Where Is the Bottom? Americans Continue to Drive Less and Less

Population adjusted miles driven by Americans hit a new low in February. It's been nearly seven years since the peak in miles driven by Americans in 2005, and the downward trend shows no signs of slowing. Image: dshort.com

The downward slide continues.

Driving activity in America, adjusted for population, has hit a new low since before the economic downturn began. Doug Short, an independent analyst who evaluated data recently released by FHWA, finds that when controlling for population growth, it’s been more than seven years, or 92 months, since American driving activity last ticked up — a major break from historical trends.

The current per-capita reduction in driving has continued much longer than the longest previous period of contraction on record. The oil crisis of the 1970s and the stagflation of the early 1980s produced a decline in driving that took 61 months to reverse itself, again controlling for population growth. The current dip in driving rates has already lasted 50 percent longer than that. The average American is now driving as much as they were in 1995.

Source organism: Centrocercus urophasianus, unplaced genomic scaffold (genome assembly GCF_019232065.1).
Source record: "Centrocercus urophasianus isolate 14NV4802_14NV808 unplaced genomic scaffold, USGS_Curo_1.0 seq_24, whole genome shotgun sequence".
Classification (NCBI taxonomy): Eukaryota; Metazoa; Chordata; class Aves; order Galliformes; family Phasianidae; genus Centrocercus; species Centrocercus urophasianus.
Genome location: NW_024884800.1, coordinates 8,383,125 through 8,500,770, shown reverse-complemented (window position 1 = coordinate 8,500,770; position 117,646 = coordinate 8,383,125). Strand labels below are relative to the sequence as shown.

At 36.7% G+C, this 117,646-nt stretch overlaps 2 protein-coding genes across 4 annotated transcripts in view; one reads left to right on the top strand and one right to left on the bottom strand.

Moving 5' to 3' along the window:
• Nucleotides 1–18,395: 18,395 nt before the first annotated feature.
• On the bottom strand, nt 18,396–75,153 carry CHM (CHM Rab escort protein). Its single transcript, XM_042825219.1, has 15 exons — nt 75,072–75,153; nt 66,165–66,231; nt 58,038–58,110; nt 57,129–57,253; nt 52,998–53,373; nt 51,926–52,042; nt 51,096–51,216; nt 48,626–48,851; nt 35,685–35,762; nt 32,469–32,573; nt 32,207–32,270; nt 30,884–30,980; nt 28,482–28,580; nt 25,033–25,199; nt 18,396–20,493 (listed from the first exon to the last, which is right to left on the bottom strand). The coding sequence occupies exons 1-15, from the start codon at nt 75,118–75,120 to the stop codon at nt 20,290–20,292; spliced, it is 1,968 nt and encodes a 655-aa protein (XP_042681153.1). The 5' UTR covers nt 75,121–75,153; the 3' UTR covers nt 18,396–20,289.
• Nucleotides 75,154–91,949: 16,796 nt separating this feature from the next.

Adjusted for population growth, the recent decline in driving by Americans is unprecedented. Image: Doug Short

Short says the current decline doesn’t correlate very well to the price of gas. And it doesn’t conform very well to economic growth. Longer-term factors are at play, he says, including the growth in telecommuting, the retiring of the baby boom generation and, as noted yesterday by Brad Plumer in the Washington Post, a decline in driving among young people.

“There are profound behavioral issues apart from gasoline prices that are influencing miles driven,” Short said.

Both Short and Plumer highlighted research showing the average miles driven by young people — ages 16 to 34 — declined 23 percent between 2001 and 2009. Plumer ticked off a number of reasons why young people could be driving less, all of which have been amply discussed on this blog and in other forums on transportation policy. But one thing is clear: It’s not just because of the recession. As Plumer notes, even higher-income young people have been driving less and taking more trips by bike and bus. Among other possible explanations, cited by a U.S. PIRG report last year, are concern for the environment and increased connectivity through mobile devices.

These numbers — and the attention they’re getting from the mainstream media — underscore the fact that the dip in driving isn’t just wishful thinking on the part of transportation reformers. U.S. DOT officials assert that they’re paying close attention to this dramatic shift in how Americans get around, and are planning for the future accordingly.